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WHO calls for more oversight in wake of China vaccine arrests
Published Tuesday, March 29, 2016 2:09AM EDT Last Updated Tuesday, March 29, 2016 6:51AM EDT
Dr. Lance Rodewald of World Health Organization (WHO) China's immunization program listens to questions during a press conference in Beijing, China, Tuesday, March 29, 2016. AP / Ng Han Guan)
BEIJING - China must exert stronger oversight over vaccines sold on the private market in the wake of a developing scandal involving expired or improperly stored vaccines, the World Health Organization said Tuesday.
Dr. Lance Rodewald of WHO China's immunization program told reporters that the ongoing investigation into the "troubling" scandal that came to light last month would help identify ways to tighten regulation of the private market in vaccines.
"What we're seeing here is problems on the private sector distribution side," Rodewald said. "The vaccines that are in the private sector need to be managed, stored, handled, distributed and used in accordance with recognized standards."
Chinese police say a woman and her daughter, who are now in detention, are thought to have sold nearly $100 million worth of the suspect products nationwide since 2011.
More than 130 people have been questioned and 69 criminal cases filed in connection with the pair. A total of 29 pharmaceutical companies are suspected of selling the faulty vaccines and 16 institutions of buying them.
The scandal reinforces long-standing public concerns over the safety of China's food and medicine supply fed by scandals involving phoney infant formula, snacks tainted with chemicals and phoney or defective medications, including vaccines.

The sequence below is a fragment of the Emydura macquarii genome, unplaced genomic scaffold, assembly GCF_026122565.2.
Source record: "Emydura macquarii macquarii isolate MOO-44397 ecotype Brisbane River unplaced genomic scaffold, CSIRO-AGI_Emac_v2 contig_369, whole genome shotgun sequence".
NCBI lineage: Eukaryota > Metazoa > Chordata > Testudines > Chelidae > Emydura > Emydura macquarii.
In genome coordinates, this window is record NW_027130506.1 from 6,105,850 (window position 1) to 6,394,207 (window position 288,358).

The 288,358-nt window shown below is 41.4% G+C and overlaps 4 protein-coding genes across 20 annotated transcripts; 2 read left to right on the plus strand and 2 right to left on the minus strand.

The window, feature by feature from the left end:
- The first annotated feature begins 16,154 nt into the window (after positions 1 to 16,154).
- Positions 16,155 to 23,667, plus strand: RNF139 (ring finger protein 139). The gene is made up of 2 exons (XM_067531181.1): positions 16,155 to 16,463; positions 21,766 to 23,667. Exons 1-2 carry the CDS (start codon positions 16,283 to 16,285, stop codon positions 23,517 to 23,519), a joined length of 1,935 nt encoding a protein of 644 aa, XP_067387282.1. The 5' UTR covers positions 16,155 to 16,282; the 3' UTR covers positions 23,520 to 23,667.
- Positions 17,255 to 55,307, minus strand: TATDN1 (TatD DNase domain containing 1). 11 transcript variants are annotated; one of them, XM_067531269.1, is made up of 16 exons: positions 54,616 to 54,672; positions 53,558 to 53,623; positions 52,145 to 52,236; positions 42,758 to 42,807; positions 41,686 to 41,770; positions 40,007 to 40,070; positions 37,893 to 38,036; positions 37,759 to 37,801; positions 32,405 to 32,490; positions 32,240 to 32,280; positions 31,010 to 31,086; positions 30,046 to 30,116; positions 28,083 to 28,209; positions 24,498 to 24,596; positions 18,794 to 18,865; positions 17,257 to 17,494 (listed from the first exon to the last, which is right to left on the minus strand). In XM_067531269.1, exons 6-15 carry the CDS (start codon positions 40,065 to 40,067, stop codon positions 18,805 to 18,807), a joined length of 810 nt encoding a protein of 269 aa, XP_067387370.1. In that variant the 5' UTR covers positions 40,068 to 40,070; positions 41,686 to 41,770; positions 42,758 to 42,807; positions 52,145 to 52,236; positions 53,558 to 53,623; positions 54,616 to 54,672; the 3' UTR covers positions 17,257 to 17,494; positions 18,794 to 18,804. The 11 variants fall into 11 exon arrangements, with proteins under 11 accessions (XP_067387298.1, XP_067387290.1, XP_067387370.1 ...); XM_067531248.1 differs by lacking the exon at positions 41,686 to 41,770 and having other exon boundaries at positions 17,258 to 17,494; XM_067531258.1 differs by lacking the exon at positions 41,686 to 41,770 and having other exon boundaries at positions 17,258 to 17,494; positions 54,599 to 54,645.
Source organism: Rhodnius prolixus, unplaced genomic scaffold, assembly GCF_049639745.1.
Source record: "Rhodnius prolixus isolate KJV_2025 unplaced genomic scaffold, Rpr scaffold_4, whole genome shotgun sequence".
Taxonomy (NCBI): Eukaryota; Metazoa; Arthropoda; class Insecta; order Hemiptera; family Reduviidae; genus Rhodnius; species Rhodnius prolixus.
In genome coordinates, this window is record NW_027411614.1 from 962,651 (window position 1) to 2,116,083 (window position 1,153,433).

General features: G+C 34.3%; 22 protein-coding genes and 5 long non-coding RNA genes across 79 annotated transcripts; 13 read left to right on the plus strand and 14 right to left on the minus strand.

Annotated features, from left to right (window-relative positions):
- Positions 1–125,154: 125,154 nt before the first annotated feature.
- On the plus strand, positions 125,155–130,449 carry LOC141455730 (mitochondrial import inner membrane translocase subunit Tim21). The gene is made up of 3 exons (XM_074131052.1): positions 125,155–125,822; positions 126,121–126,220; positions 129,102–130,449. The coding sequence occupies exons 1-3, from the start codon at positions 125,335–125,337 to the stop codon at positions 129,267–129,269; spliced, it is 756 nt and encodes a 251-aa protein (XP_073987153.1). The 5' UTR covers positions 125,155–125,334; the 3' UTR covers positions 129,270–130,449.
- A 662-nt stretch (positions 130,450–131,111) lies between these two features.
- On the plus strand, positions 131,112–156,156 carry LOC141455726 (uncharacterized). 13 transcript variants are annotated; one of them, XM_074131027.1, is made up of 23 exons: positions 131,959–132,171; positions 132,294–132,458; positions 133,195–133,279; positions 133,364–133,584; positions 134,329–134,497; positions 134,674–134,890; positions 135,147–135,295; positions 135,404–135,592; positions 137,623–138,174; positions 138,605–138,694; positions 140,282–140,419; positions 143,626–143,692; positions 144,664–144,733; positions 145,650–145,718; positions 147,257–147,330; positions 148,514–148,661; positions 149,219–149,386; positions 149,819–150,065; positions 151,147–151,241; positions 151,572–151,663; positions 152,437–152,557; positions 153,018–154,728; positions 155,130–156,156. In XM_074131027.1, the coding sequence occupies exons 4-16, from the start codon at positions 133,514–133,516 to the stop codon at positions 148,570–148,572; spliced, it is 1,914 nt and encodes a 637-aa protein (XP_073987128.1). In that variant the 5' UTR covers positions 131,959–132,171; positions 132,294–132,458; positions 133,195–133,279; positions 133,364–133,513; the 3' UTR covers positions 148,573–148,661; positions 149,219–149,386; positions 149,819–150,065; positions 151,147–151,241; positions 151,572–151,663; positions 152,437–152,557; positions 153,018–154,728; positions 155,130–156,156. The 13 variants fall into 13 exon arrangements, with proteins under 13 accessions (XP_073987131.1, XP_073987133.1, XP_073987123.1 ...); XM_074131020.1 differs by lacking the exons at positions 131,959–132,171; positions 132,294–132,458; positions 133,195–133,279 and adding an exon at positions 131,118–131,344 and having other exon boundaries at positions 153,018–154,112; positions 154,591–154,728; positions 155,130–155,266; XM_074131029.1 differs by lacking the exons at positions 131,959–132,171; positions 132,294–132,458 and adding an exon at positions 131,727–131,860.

Rodewald said that the WHO has full confidence that vaccines in China "start their life safe, pure, potent and effective."
He said that confidence applies both to the free and mandatory vaccines provided by the government for all children, as well as the voluntary vaccines available on the private market. Investigators say the latest scandal involves the voluntary, or secondary, vaccines, including those given to children to protect against maladies such as pneumococcal disease and rotavirus gastroenteritis.
Overseen by China's Cabinet, a joint task force from the China Food and Drug Administration, the health ministry and national police force is investigating how the faulty vaccines entered the distribution network, the official Xinhua News Agency reported Monday.